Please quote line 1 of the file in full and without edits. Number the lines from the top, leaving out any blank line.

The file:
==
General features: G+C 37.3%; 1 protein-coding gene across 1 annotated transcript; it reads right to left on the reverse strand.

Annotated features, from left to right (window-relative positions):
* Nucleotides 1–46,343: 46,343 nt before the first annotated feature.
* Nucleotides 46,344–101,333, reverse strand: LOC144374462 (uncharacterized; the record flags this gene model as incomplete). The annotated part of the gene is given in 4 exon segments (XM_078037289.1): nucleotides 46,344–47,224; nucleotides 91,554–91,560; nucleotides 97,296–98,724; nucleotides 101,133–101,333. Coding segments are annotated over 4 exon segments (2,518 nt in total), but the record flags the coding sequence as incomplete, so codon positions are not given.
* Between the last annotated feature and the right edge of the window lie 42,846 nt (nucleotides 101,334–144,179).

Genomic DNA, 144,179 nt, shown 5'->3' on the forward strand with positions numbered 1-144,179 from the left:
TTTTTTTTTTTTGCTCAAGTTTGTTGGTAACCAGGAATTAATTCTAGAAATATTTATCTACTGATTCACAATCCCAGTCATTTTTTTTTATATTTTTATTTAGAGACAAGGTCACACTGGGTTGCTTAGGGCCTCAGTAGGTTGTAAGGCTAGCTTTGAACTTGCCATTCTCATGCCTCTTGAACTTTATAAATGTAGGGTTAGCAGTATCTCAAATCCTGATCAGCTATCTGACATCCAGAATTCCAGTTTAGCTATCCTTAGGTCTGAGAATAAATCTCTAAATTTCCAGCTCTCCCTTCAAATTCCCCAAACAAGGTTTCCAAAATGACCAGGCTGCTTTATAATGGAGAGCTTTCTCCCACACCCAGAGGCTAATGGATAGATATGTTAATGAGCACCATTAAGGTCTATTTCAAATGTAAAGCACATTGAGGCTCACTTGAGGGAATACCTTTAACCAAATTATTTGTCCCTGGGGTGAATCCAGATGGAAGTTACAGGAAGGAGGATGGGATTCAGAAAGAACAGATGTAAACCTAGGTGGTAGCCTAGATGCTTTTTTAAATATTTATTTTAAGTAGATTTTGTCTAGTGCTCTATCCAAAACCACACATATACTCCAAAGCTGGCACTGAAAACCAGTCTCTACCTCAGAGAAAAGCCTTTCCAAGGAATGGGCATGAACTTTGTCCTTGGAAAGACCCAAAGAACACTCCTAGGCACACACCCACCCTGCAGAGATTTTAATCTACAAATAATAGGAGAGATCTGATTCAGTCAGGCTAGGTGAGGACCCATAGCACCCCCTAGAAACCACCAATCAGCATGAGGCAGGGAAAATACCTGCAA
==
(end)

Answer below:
General features: G+C 37.3%; 1 protein-coding gene across 1 annotated transcript; it reads right to left on the reverse strand.